How Lon Chaney led to lifetime of Japanese film

by Angela Jeffs

I’m rarely nervous these days. But the prospect of sitting down with author, academic, film scholar and art critic Donald Richie has me ever so slightly on edge. Movies like Akira Kurosawa’s “Rashomon,” seen as a student in England, were profound in effect. Forty years on and here I am with the man reputed to know more about Japanese film than any other Westerner in the world.

This weekend he is in London, lecturing at a monthlong retrospective of Japanese film. The British Film Institute asked him to design it, and with today Kurosawa Day, he will be giving the keynote speech. “I’m taking along his favorite leading lady, Yukiko Nogami, who will talk about assisting in the making of ‘Rashomon.’ “

Feb. 26, back in Tokyo, he will introduce “Japanese Film in Focus,” the title of the three-day annual lecture series sponsored by the College Women’s Association of Japan. With CWAJ featuring so many aspects of Japanese history, art and culture over the last 36 years, the subject is well overdue. “Movies are objects with a lot of facets. They teach you things.” It also coincides with his book “A Hundred Years of Japanese Film,” published by Kodansha International in October.

Donald was 4 or 5 when he was taken by his mother to see “The Phantom of the Opera,” starring Lon Cheney. “I remember running screaming from the theater at the scene where a pair of hands emerge to catch an ankle.” For years he was extremely chary of standing beside his bed in case the same thing happened to him.

Because the effect was so traumatic, he paid it a lot of attention. “Growing up in a small town in Ohio during the Depression, I was looking for a way out as far back as I can remember. Here was this glittering other world that provided escape. By the time I was 7, I was going to every movie possible. Film was my preferred reality.”

Only recently, he says, has he found a better balance. The level of “reality” of film has changed with the onset of TV and “anime.” “Since we spend most of our lives trying to avoid reality, we have a new tool.” (The first time he has put this thought into words, he’s rather pleased.)

Also the film experience is no longer privileged. When he was a child, going to the movies was a very special thing, sitting in the dark, being quiet, enchanted. “When you said something was just like a movie, the difference was clear. Nowadays we live in an image culture. Any study of film consists of re-evaluating images and what they mean.”

Not caring what films he saw, his “road to Damascus” at age 17 was the day he thought the projectionist had mixed up the reels. It was only toward the end he realized he was watching “Citizen Kane,” so he watched it through a second time with a new rapt attention to its structure and ideas. “I was never the same again. I asked my father for an 8 mm camera the very next day.”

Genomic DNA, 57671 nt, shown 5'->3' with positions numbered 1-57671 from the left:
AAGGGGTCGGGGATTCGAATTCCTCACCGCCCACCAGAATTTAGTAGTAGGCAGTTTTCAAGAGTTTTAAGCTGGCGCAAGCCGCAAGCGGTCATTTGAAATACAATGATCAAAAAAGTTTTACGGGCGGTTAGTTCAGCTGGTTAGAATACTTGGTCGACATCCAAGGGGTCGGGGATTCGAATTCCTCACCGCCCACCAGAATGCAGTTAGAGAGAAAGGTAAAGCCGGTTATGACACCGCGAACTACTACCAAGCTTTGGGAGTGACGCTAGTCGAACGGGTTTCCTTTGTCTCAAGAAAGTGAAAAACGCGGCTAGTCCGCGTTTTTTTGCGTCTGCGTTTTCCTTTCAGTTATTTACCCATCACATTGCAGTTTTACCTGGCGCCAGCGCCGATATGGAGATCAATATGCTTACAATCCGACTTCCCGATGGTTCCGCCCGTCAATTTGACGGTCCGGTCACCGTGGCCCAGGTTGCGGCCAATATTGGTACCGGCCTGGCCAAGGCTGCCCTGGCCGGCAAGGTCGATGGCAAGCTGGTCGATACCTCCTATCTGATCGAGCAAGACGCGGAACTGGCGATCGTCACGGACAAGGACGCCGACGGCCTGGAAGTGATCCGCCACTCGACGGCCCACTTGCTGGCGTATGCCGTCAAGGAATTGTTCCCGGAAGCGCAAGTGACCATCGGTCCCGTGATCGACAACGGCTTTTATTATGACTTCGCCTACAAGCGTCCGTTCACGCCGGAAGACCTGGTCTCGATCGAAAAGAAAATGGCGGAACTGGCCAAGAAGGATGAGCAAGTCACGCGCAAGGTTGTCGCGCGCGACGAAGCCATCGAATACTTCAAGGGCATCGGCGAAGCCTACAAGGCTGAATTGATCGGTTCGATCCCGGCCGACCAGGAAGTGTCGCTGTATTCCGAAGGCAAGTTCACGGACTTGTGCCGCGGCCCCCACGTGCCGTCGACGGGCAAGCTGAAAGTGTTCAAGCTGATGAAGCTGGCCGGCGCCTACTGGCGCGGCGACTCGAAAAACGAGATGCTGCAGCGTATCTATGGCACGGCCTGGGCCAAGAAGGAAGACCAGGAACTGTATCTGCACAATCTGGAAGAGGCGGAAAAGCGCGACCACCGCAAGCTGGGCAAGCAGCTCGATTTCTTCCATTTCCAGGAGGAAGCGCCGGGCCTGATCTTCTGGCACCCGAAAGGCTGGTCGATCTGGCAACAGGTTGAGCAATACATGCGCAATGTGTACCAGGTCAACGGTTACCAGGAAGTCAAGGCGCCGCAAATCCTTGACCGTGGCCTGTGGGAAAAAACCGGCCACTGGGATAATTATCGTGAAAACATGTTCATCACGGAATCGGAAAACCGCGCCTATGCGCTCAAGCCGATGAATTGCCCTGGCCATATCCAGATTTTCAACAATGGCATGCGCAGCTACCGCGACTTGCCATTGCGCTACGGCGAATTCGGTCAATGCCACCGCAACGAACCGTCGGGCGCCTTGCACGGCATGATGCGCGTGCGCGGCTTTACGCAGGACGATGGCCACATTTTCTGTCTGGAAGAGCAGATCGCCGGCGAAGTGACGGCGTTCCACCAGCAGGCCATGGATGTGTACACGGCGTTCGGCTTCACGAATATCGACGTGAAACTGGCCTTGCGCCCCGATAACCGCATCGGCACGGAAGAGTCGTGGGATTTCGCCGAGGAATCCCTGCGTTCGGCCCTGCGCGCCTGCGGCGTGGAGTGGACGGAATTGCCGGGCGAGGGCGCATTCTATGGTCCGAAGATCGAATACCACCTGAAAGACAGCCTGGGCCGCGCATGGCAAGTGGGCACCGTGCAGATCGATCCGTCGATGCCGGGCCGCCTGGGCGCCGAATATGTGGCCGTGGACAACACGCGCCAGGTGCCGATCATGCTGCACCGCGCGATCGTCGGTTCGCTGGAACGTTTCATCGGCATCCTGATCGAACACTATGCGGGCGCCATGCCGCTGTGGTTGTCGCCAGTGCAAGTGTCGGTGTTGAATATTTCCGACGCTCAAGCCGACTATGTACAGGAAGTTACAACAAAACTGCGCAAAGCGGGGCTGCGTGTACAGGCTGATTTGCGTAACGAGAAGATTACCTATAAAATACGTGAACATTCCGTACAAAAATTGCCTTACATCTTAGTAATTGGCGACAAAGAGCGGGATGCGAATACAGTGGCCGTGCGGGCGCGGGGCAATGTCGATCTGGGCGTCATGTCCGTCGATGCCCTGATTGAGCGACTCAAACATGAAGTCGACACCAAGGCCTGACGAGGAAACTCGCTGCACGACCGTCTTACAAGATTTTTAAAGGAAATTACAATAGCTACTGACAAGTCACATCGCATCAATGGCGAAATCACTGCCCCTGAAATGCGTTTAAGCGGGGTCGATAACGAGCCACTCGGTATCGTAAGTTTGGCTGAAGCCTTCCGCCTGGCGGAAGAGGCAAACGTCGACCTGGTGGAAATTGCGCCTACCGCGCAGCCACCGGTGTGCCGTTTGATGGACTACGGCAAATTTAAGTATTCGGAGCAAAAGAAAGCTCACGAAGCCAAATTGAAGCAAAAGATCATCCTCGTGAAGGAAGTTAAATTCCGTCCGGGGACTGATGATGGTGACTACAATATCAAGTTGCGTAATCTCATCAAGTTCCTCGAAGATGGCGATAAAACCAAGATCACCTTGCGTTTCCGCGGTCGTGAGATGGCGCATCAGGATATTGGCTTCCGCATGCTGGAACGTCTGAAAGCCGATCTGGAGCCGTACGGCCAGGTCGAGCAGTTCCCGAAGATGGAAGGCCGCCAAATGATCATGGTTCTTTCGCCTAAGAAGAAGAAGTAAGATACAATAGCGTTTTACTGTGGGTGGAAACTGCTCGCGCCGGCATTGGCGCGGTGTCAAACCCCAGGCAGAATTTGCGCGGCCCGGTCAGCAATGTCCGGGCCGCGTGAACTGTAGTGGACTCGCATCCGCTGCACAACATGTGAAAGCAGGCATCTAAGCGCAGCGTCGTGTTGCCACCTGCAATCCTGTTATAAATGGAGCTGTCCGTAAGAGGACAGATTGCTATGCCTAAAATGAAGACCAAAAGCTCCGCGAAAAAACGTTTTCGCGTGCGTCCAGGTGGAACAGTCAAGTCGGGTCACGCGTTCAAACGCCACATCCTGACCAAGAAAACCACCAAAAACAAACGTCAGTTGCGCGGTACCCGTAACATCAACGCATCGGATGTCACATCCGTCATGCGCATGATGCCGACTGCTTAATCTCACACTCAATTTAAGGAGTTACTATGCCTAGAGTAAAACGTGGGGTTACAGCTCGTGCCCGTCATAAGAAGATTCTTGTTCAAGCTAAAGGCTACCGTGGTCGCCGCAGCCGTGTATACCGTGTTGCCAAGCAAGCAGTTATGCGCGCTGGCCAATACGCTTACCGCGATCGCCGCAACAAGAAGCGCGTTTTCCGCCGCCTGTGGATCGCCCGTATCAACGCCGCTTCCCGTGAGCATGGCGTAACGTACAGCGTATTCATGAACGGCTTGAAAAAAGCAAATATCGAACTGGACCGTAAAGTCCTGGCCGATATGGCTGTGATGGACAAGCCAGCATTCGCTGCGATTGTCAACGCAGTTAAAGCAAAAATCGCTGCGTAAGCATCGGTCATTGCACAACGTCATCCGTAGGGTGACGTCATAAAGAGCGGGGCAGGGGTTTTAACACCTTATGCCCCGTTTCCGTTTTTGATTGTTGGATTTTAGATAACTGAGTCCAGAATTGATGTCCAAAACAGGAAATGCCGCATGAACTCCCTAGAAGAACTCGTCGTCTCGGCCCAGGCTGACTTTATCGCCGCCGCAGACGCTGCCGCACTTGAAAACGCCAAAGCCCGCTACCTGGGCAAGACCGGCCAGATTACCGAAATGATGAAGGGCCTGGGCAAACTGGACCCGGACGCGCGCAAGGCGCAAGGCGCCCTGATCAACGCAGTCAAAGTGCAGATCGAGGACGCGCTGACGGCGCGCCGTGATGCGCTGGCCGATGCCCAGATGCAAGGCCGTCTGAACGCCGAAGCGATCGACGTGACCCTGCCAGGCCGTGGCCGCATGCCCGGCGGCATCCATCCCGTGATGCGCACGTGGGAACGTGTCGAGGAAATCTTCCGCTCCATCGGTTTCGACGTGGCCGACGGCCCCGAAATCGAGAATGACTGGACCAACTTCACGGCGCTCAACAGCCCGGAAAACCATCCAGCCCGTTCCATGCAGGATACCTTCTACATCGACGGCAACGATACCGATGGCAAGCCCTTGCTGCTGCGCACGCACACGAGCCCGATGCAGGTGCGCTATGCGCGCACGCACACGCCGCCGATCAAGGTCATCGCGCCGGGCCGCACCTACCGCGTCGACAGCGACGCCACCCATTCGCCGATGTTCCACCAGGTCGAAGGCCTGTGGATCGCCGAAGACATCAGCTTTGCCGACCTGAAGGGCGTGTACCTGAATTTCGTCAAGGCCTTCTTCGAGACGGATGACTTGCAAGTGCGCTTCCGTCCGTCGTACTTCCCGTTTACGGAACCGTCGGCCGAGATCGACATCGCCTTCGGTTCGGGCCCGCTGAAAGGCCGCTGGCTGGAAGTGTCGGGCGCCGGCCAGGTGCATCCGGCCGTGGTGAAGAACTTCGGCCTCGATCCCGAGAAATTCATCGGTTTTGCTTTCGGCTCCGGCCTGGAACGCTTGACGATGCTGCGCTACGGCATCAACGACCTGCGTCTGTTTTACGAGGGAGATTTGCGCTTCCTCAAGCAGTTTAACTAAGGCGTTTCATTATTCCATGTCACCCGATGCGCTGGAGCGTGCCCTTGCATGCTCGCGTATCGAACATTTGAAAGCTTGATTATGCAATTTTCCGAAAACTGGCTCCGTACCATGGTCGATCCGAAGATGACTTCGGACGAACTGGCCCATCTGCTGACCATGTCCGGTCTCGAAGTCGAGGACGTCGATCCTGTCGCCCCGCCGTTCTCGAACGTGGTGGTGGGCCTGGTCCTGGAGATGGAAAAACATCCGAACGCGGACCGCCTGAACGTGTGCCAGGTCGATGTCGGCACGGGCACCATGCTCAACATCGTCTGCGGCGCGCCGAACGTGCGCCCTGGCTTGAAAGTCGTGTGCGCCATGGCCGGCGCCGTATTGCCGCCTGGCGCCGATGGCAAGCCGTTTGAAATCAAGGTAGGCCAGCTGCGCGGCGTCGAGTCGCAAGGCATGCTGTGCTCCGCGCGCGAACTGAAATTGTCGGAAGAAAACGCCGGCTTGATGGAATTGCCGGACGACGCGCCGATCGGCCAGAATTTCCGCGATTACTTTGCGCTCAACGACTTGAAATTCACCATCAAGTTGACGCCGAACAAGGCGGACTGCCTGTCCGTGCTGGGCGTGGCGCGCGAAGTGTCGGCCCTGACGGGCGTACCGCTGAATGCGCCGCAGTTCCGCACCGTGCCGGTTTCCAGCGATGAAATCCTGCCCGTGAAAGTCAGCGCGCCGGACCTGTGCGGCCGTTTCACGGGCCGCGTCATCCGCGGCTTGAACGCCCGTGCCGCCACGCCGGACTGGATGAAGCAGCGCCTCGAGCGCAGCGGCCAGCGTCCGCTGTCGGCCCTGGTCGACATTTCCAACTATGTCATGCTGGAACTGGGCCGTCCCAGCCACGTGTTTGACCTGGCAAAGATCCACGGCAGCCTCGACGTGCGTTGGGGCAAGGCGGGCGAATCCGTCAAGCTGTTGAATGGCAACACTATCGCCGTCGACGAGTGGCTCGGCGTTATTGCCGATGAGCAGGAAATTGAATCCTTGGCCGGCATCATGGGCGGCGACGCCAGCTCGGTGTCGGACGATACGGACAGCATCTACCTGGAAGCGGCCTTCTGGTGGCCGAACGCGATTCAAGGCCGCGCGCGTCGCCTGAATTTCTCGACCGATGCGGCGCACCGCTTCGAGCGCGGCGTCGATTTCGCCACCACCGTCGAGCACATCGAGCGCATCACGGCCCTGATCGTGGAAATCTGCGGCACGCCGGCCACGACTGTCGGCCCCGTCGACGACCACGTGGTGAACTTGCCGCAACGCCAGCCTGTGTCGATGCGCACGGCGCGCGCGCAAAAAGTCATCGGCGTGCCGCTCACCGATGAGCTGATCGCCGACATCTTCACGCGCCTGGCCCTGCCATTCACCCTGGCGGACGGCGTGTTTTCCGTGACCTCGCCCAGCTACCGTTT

Graduating from high school in 1942, the war put everything on hold. “I had three ships go down under me. I’ve no idea how or why I survived.” Afterward he got himself transferred over here, and since the one practical thing he could do was type, began work as a feature writer for The Pacific Stars and Stripes. “It was my first chance to study and assess Japanese film, which is how I became a critic.”

So here he was, happy as a sandboy, writing about film and making films. (A retrospective of his work was screened last year.) But in 1949, with the Occupation winding down, he decided to go home and “get myself educated.” He was in the first film course when it opened at Columbia University.

“When I came back here in 1953, it was Japanese film I was most interested in.” Propagandized before and during the war, the industry took off after the Occupation. Because there was so little entertainment in postwar Japan, every film shown made money. This enabled directors like Kurosawa and Yasujiro Ozu to make the kind of films they wanted — “the degree of freedom they enjoyed was unparalleled” — that the period is now referred to as Japan’s cinematic “Golden Age.”

Asked what produces a Golden Age, he replied, “struggle and/or guidelines — that’s why Iranian films are so good at the moment.” Also “the press.” And freedom from money pressures. “The reason French films were of such good quality was they never had to work within a corporate structure.” The “indie” movement (coined “nouvelle vague Japonais” by the media) began in the ’60s to escape the strictures of producers panicking about falling ticket sales after the onset of TV. “It was never rebellious.”

Returning from London next week, he will continue his classes at Temple University (where he is on the board of governors). And continue the strict morning regime (after toast, coffee and this paper) of writing that has resulted in over 40 books (including translations) in his 77 years. “It helps that I’m single.” He has also completed his 600-page “Japan Diaries.” “No one is compromised except the author!”

At the end of the CWAJ series, he wants people to “understand why cinema is languishing here today, and learn how it might re-assert itself. I want them to emerge with surprise and gratification, realizing the emotions they feel are familiar and universal.”

The day after the last lecture, he will nip off to Thailand. “With a new book to finish (which looks behind the scenes at the subject of image, and what the proliferation of images in daily life means to people) I’ll be locked up in my hotel room. What a way to spend a week in Bangkok!”